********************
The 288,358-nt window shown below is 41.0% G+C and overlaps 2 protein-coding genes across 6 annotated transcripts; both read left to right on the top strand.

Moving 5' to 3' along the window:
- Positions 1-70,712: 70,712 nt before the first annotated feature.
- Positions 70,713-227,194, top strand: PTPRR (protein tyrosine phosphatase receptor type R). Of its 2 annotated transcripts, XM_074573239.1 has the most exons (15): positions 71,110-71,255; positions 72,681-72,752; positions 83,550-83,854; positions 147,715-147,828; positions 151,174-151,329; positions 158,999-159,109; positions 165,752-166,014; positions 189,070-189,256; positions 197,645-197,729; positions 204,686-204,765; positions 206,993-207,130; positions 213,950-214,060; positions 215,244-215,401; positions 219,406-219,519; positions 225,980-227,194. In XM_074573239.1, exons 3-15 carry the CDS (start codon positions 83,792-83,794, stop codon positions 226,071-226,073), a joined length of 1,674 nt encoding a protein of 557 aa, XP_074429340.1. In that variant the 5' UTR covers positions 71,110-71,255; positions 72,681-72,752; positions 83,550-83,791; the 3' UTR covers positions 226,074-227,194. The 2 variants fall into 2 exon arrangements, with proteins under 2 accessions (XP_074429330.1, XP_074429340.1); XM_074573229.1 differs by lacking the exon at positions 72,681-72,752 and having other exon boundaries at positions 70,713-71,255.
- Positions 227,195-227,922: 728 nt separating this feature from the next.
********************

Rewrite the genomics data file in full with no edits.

The 288,358-nt window shown below is 41.0% G+C and overlaps 2 protein-coding genes across 6 annotated transcripts; both read left to right on the top strand.

Moving 5' to 3' along the window:
- Positions 1-70,712: 70,712 nt before the first annotated feature.
- Positions 70,713-227,194, top strand: PTPRR (protein tyrosine phosphatase receptor type R). Of its 2 annotated transcripts, XM_074573239.1 has the most exons (15): positions 71,110-71,255; positions 72,681-72,752; positions 83,550-83,854; positions 147,715-147,828; positions 151,174-151,329; positions 158,999-159,109; positions 165,752-166,014; positions 189,070-189,256; positions 197,645-197,729; positions 204,686-204,765; positions 206,993-207,130; positions 213,950-214,060; positions 215,244-215,401; positions 219,406-219,519; positions 225,980-227,194. In XM_074573239.1, exons 3-15 carry the CDS (start codon positions 83,792-83,794, stop codon positions 226,071-226,073), a joined length of 1,674 nt encoding a protein of 557 aa, XP_074429340.1. In that variant the 5' UTR covers positions 71,110-71,255; positions 72,681-72,752; positions 83,550-83,791; the 3' UTR covers positions 226,074-227,194. The 2 variants fall into 2 exon arrangements, with proteins under 2 accessions (XP_074429330.1, XP_074429340.1); XM_074573229.1 differs by lacking the exon at positions 72,681-72,752 and having other exon boundaries at positions 70,713-71,255.
- Positions 227,195-227,922: 728 nt separating this feature from the next.